CROSS­OVER CACOPHONY

The RSS tries to rec­on­cile the im­per­a­tives of Chanakyan­iti with its mo­ral reser­va­tions over de­fec­tions

India Today - - INSIDE - BY UDAY MAHURKAR

The rul­ing party’s open­door pol­icy on po­lit­i­cal de­fec­tors stirs up a de­bate within the RSS

Back in 1981, when a BJP mu­nic­i­pal coun­cil­lor de­fected to the Congress and brought down the party num­bers in the Ra­jkot Mu­nic­i­pal Cor­po­ra­tion, vet­eran BJP leader, the late Chi­man Shukla, went on a fast that lasted 19 days. So in­tense was the mo­ral pres­sure that the coun­cil­lor left the Congress and went into po­lit­i­cal ex­ile.

Later, in 1995, when BJP leader Shankarsin­h Vaghela and 47 of the 122 Gu­jarat BJP MLAs threatened to break the party in an act of rebellion against the then chief min­is­ter Keshub­hai Pa­tel and then state BJP or­gan­i­sa­tion sec­re­tary and now prime min­is­ter Naren­dra Modi, it evoked hor­ror within the BJP lead­er­ship as well as the rank and file.

In the re­cent past, how­ever, the saf­fron party has shed all in­hi­bi­tions in em­brac­ing rebels from other par­ties. Just last week, 10 MLAs of the Sikkim Demo­cratic Front joined the BJP. Ear­lier, in Septem­ber and Oc­to­ber 2016, al­most the en­tire Congress leg­is­la­ture lead­er­ship in Arunachal Pradesh and Ma­nipur had crossed over to the BJP. As a re­sult, the cur­rent BJP government­s in both states largely com­prise those who were orig­i­nally from the Congress and other par­ties, in­clud­ing Arunachal Chief Min­is­ter Pema Khandu and his Ma­nipur coun­ter­part Biren Singh.

The North­east’s saf­fron turn came when dis­il­lu­sioned Congress leader Hi­manta Biswa Sarma be­came re­be­lin-chief for the BJP on Au­gust 29, 2015. Ever since, Sarma, along with BJP gen­eral sec­re­tary Ram Mad­hav, has been in­stru­men­tal in es­tab­lish­ing the BJP foot­print in the North­east by us­ing his sig­nif­i­cant con­tacts and good­will to lure leg­is­la­tors from the Congress and other re­gional par­ties into join­ing the BJP.

With the 1985 anti-de­fec­tion law be­com­ing largely tooth­less, leg­is­la­tors have no qualms in shift­ing loy­alty to the party that best serves their

po­lit­i­cal in­ter­ests. It was in 2016, the third year of the first Modi govern­ment, that there were wide­spread de­fec­tions to the party. Eight Congress MLAs from Ut­tarak­hand, along with for­mer chief min­is­ter Vi­jay Ku­mar Bahuguna, joined the party that year. They went on to be­come min­is­ters in the BJP govern­ment that came to power af­ter the 2017 assem­bly elec­tion.

De­fec­tions gath­ered steam at the start of 2019 in an­tic­i­pa­tion of the gen­eral elec­tion in May. And with the BJP win­ning a re­sound­ing man­date, the num­ber of peo­ple want­ing to hitch their wagon to the win­ning horse is only grow­ing. Es­pe­cially as the Congress looks like a sink­ing ship and the sphere of re­gional par­ties has con­sid­er­ably re­duced.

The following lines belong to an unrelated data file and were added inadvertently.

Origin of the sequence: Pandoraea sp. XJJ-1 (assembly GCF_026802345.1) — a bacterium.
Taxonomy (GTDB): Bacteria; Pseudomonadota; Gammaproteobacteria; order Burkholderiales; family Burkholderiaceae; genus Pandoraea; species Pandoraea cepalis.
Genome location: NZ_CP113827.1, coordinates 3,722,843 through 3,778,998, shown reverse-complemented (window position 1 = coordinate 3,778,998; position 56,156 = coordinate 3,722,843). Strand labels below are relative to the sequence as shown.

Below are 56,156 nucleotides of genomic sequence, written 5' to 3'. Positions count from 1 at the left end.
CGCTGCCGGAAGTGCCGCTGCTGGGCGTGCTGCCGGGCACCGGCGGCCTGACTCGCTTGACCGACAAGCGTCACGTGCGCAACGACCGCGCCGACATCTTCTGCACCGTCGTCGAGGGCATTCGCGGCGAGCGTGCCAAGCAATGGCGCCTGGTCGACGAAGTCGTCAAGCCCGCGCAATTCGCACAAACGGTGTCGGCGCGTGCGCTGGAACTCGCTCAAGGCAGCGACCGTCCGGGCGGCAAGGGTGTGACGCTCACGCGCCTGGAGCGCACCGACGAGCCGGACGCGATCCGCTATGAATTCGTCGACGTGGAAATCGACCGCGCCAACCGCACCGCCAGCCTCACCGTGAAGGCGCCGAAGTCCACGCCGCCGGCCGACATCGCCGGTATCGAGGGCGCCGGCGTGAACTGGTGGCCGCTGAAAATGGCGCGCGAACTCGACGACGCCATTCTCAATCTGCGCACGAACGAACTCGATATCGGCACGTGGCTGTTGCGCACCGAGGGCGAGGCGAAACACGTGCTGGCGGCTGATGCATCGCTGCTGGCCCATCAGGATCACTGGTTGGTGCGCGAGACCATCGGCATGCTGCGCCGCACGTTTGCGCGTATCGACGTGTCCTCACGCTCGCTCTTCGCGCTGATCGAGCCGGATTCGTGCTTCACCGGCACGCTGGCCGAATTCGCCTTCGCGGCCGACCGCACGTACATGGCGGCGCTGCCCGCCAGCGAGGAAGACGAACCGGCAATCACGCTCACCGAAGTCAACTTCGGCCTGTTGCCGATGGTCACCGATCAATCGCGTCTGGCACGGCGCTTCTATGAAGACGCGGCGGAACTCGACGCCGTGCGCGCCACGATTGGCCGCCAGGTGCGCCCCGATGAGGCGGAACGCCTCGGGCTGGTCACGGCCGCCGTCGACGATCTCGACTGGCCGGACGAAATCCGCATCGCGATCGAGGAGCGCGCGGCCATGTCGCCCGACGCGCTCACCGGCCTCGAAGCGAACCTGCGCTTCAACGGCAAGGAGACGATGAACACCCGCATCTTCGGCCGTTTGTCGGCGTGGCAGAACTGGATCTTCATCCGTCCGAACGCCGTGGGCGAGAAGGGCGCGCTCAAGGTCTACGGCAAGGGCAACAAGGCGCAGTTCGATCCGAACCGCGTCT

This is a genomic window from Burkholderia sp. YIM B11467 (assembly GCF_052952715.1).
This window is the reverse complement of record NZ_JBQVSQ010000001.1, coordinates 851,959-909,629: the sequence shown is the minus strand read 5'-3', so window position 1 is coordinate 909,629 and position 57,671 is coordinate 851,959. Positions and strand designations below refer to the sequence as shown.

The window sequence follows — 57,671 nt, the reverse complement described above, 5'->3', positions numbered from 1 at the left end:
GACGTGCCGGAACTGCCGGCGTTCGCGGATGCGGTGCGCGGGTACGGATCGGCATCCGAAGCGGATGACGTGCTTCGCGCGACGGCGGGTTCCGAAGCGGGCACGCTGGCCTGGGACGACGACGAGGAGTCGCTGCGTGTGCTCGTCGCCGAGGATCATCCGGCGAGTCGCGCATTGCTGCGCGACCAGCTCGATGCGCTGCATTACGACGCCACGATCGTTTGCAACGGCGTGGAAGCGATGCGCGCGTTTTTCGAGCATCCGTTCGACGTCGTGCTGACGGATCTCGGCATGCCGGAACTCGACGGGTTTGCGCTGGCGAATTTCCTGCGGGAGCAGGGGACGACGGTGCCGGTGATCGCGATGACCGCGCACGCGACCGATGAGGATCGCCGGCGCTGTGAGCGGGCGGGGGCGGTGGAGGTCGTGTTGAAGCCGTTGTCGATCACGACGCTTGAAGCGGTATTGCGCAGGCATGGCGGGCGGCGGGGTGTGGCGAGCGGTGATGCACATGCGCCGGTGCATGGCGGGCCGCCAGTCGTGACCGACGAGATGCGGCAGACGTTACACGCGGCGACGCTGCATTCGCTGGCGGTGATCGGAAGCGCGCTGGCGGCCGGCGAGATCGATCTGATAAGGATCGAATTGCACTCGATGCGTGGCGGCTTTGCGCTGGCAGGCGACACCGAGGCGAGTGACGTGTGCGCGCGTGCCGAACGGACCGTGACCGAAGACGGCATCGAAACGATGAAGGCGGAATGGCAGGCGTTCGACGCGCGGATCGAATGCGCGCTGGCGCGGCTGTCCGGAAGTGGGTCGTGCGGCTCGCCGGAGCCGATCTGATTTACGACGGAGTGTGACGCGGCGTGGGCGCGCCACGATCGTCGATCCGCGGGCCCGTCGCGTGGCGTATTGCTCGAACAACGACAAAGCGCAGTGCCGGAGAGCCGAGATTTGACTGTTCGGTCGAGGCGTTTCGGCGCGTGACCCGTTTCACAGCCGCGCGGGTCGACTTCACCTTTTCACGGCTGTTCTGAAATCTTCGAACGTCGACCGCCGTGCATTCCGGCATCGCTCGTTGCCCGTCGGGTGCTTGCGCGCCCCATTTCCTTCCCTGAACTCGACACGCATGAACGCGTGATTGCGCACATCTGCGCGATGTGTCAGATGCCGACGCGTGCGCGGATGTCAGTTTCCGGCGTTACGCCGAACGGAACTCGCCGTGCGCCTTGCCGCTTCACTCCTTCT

NUM­BERS MAT­TER

And the BJP isn’t com­plain­ing. The party lead­er­ship calls it ‘Chanakyan­iti’, or prag­matic pol­i­tics. As Sarma, the health and fi­nance min­is­ter

in As­sam, puts it, de­fec­tions have helped the party to ex­pand its foot­print and build pres­ence in ar­eas that have been po­lit­i­cally vir­gin ter­ri­tory, such as the North­east. In West Ben­gal, the de­fec­tion of Ma­mata aide Mukul Roy in Novem­ber 2017 marked the be­gin­ning of the process that led to the BJP’s im­pres­sive tally in West Ben­gal in the May gen­eral elec­tion. Large-scale de­fec­tions in Kar­nataka and Goa helped the BJP form government­s in the two states this July. Given the suc­cess of de­fec­tion pol­i­tics, it will not be sur­pris­ing if the BJP soon de­ploys the same strat­egy in Tamil Nadu and Kerala.

Even in the up­per house, where the saf­fron party lacks the num­bers, the BJP re­lied ef­fec­tively on rebel MPs to push through cru­cial leg­is­la­tion, as on triple ta­laq and Ar­ti­cle 370. And it doesn’t mat­ter who they are. Two of the four Tel­ugu De­sam Party Ra­jya Sabha MPs who de­fected to the BJP, both of them

busi­ness­men, are un­der the scan­ner of in­ves­ti­gat­ing agen­cies. S. Chaud­hary has an En­force­ment Direc­torate case pend­ing against him while C.R. Ramesh had his group firms raided by in­come tax au­thor­i­ties. Ramesh, in fact, played a key role in man­ag­ing the floor of the up­per House in the pas­sage of the triple ta­laq and Kash­mir bills.